Sport Olympics McKeown sets stage for more glory in the pool
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McKeown sets stage for more glory in the pool

Kaylee McKeown Tokyo Olympics
Kaylee McKeown's time to shine arrives in the women's 100m backstroke final on Tuesday. Photo: Getty Photo: Getty
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It’s day four of action at the Tokyo Olympics with yet another packed schedule for Australian athletes hoping to continue the haul of medals.

Australian swimmers again carry medal expectations into the Tokyo pool, with young star Kaylee McKeown leading the way, as two-time Olympic medallist Jessica Fox is looking for an elusive gold in the slalom canoeing.

Australia enters Tuesday’s competition with two gold, one silver and two bronze and backstroker McKeown and Fox expect to deliver more.

World record holder McKeown is a favourite for her 100m backstroke final and teammate Mitch Larkin is also hoping to land among the medals in the 100m backstroke, qualifying third fastest.

Newly-crowned Olympic 400m freestyle champion Ariarne Titmus will contest a 200m freestyle heat as Fox hits the Kasai Canoe Slalom Centre for the deciding K1 rounds.

A three-time K1 world champion, Fox is yet to stand at the top of an Olympic dais, winning silver in London in 2012 and bronze in Rio four years later.

The 27-year-old enters the semi-finals as the raging favourite after posting a qualifying time of 98.46 seconds, some three seconds faster than her nearest rival, Germany’s Ricarda Funk.

Fox needs a top-10 finish to advance to the medal race.

Jessica Fox Tokyo Olympics
Jessica Fox chases her first Olympic gold medal in the women’s K1 final. Photo: Getty

Also in the pool, the men’s 4x200m freestyle relay begin its heats, as do Kyle Chalmers and Cameron McEvoy in the men’s 100m freestyle. Zac Stubblety-Cook and Matt Wilson also hope to move into the semi-finals in the men’s 200m breaststroke.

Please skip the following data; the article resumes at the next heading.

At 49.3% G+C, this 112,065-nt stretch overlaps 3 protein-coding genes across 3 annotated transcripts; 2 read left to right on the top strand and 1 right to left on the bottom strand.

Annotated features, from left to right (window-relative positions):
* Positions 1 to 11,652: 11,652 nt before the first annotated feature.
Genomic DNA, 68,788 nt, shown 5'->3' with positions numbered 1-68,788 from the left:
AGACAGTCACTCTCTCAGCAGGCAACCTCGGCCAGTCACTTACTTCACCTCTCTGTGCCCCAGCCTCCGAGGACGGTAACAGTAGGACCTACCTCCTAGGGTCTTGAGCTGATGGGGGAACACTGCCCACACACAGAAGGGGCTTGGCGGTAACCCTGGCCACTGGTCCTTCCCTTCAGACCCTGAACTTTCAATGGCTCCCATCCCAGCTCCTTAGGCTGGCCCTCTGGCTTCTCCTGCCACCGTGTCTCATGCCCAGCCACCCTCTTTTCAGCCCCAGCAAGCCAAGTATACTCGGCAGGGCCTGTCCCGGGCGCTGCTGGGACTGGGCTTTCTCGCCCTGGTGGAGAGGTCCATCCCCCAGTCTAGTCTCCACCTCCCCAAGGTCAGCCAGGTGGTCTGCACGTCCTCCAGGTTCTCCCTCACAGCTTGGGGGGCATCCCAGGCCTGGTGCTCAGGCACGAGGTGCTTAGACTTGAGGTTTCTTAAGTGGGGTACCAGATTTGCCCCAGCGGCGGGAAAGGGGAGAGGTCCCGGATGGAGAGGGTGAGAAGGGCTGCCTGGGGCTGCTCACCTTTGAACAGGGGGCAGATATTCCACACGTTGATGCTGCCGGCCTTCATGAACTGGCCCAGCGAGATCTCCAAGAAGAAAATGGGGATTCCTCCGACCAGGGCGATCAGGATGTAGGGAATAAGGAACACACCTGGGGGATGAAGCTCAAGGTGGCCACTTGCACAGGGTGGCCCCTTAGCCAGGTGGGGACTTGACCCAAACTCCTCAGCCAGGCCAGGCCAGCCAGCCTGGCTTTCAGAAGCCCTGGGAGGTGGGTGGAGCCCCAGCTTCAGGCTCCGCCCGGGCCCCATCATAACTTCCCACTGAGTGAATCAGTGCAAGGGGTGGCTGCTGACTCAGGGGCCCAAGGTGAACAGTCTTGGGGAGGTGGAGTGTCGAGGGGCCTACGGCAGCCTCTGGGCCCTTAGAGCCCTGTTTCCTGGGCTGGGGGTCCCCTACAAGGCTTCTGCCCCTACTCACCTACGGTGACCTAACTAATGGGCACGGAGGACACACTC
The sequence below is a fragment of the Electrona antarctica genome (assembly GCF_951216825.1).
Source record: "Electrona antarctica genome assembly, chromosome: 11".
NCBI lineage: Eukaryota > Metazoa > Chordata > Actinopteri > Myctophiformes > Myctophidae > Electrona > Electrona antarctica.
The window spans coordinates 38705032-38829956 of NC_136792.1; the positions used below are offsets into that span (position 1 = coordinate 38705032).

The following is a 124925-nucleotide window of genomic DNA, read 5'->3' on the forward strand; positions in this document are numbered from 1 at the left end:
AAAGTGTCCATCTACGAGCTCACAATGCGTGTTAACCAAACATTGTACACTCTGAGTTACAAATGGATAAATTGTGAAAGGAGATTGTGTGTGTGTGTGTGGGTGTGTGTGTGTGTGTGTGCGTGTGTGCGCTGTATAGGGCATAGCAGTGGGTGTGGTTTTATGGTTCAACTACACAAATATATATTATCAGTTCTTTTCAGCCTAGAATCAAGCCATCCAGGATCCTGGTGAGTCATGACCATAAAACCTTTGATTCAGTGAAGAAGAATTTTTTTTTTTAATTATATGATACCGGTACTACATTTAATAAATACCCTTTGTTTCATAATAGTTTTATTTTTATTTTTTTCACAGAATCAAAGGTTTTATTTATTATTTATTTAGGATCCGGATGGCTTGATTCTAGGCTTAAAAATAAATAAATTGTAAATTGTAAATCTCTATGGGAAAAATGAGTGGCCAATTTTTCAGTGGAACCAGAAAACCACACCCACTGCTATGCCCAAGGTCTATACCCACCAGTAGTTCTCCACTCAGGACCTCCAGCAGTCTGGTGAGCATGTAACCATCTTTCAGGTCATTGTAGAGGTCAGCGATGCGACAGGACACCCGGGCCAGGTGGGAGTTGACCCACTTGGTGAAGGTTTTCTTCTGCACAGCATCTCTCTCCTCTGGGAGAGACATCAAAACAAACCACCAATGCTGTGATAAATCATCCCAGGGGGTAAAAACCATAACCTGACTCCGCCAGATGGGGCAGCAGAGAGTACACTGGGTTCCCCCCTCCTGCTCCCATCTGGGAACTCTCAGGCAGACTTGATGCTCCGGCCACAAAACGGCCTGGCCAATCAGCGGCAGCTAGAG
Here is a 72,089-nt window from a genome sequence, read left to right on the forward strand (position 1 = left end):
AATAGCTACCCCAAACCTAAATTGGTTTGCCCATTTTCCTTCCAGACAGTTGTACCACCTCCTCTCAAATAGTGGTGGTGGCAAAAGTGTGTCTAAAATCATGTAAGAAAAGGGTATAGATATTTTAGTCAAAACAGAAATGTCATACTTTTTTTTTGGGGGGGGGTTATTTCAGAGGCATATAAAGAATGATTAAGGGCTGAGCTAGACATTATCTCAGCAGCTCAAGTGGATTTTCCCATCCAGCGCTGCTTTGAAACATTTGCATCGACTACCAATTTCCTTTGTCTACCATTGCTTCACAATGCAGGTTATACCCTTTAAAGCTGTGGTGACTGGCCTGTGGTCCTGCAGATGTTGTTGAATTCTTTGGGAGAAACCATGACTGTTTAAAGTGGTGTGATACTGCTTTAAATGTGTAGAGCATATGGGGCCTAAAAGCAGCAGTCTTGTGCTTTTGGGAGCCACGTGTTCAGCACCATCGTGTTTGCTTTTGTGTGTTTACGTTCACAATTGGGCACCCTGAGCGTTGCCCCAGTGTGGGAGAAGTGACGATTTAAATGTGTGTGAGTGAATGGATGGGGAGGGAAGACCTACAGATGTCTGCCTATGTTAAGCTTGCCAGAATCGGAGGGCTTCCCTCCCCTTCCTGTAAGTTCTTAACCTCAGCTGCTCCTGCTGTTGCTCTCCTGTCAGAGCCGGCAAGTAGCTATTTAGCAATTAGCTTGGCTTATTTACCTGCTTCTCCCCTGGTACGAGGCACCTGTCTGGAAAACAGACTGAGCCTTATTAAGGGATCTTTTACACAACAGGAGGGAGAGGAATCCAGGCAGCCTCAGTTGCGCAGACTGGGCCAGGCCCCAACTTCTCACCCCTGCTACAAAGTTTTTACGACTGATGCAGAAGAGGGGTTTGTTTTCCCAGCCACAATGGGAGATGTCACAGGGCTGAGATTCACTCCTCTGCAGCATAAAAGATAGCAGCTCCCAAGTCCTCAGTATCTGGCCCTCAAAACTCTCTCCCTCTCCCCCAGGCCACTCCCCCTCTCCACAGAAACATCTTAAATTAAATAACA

Emily Seebohm joins McKeown in the women’s 100m backstroke as an outside favourite.

Meanwhile, surfing’s first Olympic finals are to be brought forward 24 hours to Tuesday because of the tropical storm set to hit Tokyo.

The predicted high winds are expected to deliver better waves, persuading Games officials to adjust the surfing schedule.

Australian pair Sally Fitzgibbons and Owen Wright revelled in the windier conditions to book quarter-final berths on Monday and might benefit from the tropical storm in their pursuit for gold.

“After a review of the surf conditions forecast for Tuesday and Wednesday, tournament officials have decided to move the women’s and men’s Olympic surfing finals from Wednesday to Tuesday,” said a Games statement.

“The International Surfing Association technical director assessed the overall impact of the surf forecast on the final day of competition and adjusted the schedule.”

Sally Fitzgibbons Tokyo Olympics
Sally Fitzgibbons surfs during her victorious women’s round 3 heat. Photo: Getty

In the table tennis, Jian Fang Lay is saving her best for last, marching into the third round of the women’s event in her record-equalling sixth Olympics.

Fang Lay upset Poland’s 28th seed Li Qian in a six-game struggle on Monday, with the 48-year-old facing German 12th seed Han Ying, a quarter-finalist in 2016, on Tuesday.

Fang Lay is one win away from setting a new benchmark for her best-ever Games, having already equalled a third-round effort at Rio.

Ash Gentle leads the Australian charge in early action in the triathlon, while the Kookaburras meet Argentina in the men’s hockey and the Aussie Sharks face a crunch water polo meeting with Croatia.

Canberra’s Rebecca McConnell is in action in the women’s cross country mountain biking.

The Opals get their Olympic campaign underway against Belgium while the Matildas look to rebound from their loss to Sweden against the USA.

On Monday night, Australia’s women’s water polo team stormed from a four-goal deficit to beat the Netherlands, 15-12.

The Stingers trailed 8-4 just before half time, but kept their composure to trickle back the score and take the lead with an impressive 10-4 second half.

– with AAP